Back in April, Erin Crabb (of work study session 1) met me in Riner, Virginia for a Dare To Be Square (DTBSQ) weekend. The workshops and dances were held at a beautiful farm with a dance barn; everyone camped out by the pond. It was exciting and thrilling driving to a new state, to a new place, to people I had never met, to dance old time square dances. The DTBSQ community is amazing!
Dare To Be Square is a community of people across the nation who want to preserve old time square dancing. Anyone who has the passion to organize a DTBSQ event can; events have taken place in both the South and the Pacific Northwest. Veteran caller, Phil Jamison wrote an article in the late 80s for the Old Time Herald that explains the sentiment behind Dare To Be Square and has inspired this movement. The folk school has a DTBSQ event scheduled in November.
Dare To Be Square is what directly led me to the John C. Campbell Folk School. I went to Dare To Be Square: West! in Seattle back in December 2009. Bob Dalsemer (the folk school’s Coordinator of Music and Dance Programs) was one of the guest callers and main teacher of the event. I saw in his bio that he taught at the folk school, investigated the school, was amazed, and when I asked him about it, he encouraged me to apply for work study. And voila! Here I am! Thanks Bob for the recommendation!
Driving from Galax to Riner was so gorgeous. The sun was setting and the farms and hills were pastoral with golden light and billowy clouds. I arrived at the farm right as it was getting dark and immediately ran into Erin eating hummus and carrots in the parking lot. After our joyous initial reunion, we set up our tent by the pond and went to the dance barn where the first dance was kicking off.
The old red barn had been decorated with white lights, wreaths, and sweeping gauzy fabric; it was transformed into the perfect spring dance barn. The square dance was so wonderful, the music was jumping and the dances were so frenetic and fun! We danced from 9AM until the wee hours of the morning. There were campfires, jams, sing-a-longs, pot lucks, hammocks, good brew, clogging, and the great people. Good times!
The official callers of the weekend were Phil Jamison, Michael Ismerio, and Will Mentor. They took turns running the day time workshops and calling the evening dances. On Saturday evening we all had a sit down discussion about square dance history which evolved into a discussion about the difference between “dance communities” and “community dances.” This really struck a chord with me.
The difference is that community dances are for a community, inclusive of everyone regardless of whether or not you know how to dance. The dances are simple and fun and the night is as much about socializing as it is about dancing. It’s about bringing a community together and could even be thought of as community organizing.
Dance communities are communities that require attendees to know dances or moves; the dances might be intimidating to most newbies. These folks come together for the dancing and it can be more advanced and exclusive. The dancing brings them together, not the fact that they are part of a non-dance community.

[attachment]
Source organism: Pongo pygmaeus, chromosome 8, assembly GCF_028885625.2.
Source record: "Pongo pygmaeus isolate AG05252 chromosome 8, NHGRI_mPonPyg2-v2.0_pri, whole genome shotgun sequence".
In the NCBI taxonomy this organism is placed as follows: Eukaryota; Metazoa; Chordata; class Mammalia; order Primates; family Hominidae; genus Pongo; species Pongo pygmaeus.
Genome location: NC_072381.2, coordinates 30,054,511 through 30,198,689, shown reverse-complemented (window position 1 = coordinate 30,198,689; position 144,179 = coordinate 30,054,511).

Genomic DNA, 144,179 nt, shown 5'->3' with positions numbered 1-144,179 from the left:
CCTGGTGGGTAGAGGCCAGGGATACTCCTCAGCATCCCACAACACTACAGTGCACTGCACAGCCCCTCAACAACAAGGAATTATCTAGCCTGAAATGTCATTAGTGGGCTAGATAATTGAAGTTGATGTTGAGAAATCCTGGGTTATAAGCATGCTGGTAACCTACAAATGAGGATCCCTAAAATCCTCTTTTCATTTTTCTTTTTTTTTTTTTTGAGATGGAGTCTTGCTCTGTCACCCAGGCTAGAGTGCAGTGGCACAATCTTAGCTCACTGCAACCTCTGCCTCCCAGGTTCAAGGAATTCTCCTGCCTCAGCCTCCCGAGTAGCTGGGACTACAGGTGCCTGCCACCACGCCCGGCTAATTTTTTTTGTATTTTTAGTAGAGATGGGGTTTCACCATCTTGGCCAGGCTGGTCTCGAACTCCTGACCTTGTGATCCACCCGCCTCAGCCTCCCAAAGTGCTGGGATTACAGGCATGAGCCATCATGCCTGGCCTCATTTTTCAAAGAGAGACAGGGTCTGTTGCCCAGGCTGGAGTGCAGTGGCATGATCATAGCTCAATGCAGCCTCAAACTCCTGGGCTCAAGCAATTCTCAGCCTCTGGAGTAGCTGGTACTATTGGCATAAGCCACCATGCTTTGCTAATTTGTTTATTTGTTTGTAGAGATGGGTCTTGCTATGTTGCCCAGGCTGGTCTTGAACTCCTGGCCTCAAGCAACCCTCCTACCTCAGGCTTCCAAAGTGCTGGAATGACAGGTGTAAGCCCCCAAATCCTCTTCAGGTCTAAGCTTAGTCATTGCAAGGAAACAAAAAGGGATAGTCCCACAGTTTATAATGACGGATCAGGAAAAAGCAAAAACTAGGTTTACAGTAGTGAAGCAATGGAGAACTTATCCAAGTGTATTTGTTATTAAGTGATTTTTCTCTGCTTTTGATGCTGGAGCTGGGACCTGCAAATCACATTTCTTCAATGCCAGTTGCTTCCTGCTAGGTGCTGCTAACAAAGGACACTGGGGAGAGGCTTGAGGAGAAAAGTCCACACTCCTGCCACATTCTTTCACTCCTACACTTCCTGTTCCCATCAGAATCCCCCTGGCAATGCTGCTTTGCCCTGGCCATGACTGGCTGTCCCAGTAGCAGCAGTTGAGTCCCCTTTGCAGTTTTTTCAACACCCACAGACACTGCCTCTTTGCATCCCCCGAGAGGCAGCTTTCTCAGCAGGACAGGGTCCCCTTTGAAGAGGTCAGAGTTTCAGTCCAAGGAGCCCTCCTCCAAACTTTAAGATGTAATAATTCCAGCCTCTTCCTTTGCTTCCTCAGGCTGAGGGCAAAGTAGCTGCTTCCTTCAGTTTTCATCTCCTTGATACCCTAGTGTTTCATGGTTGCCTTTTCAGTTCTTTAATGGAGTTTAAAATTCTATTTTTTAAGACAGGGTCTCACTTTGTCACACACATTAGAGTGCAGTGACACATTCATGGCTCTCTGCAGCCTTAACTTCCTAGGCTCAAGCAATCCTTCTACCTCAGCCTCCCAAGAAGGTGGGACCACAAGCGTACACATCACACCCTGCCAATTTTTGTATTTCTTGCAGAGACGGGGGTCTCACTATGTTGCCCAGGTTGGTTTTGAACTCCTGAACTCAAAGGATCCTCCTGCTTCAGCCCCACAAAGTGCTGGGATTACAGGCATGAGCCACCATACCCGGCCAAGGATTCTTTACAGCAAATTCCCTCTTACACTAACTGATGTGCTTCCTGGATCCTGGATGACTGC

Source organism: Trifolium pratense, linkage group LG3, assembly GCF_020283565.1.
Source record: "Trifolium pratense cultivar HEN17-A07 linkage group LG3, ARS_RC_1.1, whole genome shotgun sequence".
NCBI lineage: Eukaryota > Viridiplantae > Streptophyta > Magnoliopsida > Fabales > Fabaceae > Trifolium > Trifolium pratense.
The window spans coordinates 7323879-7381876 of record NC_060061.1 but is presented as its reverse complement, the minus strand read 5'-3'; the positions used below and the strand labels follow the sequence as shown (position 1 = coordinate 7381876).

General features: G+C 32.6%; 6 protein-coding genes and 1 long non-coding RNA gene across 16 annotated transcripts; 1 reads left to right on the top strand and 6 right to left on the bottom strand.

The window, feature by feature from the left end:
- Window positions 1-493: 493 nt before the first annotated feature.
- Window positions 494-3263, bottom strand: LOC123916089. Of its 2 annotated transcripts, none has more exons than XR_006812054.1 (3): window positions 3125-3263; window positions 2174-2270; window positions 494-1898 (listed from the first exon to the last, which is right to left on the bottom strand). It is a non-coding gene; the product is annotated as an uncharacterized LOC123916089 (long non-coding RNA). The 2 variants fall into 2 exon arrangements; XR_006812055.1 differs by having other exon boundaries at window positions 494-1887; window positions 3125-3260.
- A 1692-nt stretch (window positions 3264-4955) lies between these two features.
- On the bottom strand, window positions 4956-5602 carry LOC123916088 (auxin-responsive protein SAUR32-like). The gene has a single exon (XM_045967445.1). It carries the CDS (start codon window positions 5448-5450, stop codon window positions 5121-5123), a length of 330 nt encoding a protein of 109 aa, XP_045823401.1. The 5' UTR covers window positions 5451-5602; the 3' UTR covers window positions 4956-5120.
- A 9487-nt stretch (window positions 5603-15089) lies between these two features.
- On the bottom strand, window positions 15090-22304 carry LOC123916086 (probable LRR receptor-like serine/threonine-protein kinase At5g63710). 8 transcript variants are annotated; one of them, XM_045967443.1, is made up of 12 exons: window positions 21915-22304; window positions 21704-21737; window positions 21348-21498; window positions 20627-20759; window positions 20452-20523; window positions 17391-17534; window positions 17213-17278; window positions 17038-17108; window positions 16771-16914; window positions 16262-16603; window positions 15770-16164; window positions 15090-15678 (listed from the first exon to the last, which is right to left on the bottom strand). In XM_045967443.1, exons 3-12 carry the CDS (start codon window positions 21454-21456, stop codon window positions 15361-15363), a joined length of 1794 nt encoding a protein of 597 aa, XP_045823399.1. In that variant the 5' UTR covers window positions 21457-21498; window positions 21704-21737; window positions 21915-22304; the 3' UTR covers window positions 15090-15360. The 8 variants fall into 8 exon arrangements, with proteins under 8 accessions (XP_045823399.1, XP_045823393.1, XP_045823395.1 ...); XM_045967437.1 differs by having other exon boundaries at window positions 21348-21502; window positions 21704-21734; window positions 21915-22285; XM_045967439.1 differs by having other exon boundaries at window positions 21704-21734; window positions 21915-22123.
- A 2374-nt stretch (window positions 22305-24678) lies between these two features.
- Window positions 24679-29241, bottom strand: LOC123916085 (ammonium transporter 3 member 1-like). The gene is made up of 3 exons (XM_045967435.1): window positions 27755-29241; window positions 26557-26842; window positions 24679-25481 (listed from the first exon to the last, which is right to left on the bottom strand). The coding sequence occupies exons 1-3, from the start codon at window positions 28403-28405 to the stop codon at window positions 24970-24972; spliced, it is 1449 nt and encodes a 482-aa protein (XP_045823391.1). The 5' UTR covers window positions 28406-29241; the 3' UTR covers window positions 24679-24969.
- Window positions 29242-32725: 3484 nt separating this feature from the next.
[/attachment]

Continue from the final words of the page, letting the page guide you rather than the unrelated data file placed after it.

The improv tribal bellydance community I belong to is definitely a dance community. There is a secret language that you must learn to be able to dance as a group with others. It is exclusive and troupes are like clubs. (BTW, I am referring to exclusive in the sense that you have to learn how to do the moves in order to join in, not exclusive in the sense that people are excluded based on anything other than basic knowledge. The bellydance community is of course very accepting of all types of people).
I was once talking to Amy Sigil of Unmata about square dancing. She asked me if I was ever interested in writing a formated dance vocabulary, like ITS, for square dancing. It hit me like a ton of bricks because there already exists a formated vocabulary for square dancing (Callerlab) and that is exactly what I don’t want to do.
I don’t want to have exclusive dances where you have to take classes and learn the moves to be able to go to the dances. I want to have square dances where anyone can walk in the door and dance to live music. It’s interesting that the very thing I love about belly dance, is what I dislike about square dancing. My different needs are met by the different groups. It might also have to do with the fact that belly dance is mostly performative and square dance is a social dance. As a caller, I love to bring folks together who would never normally dance. Even if it is just holding hands and walking around in a circle; to me, this is ultimately success! Connecting people in a basic face-to-face way is what thrills me about square dancing.
Here are two videos I took. This one is from Friday night. Micheal Ismerio is calling an Appalachian style scatter dance:
Here is Phil Jamison calling “Birdie in the Cage” during a workshop. Since this DTBSQ weekend I have called both this dance and the scatter dance:
Thanks to all the organizers, musicians, dancers, hosts, callers, and teachers of DTBSQ! It was truly a magical event!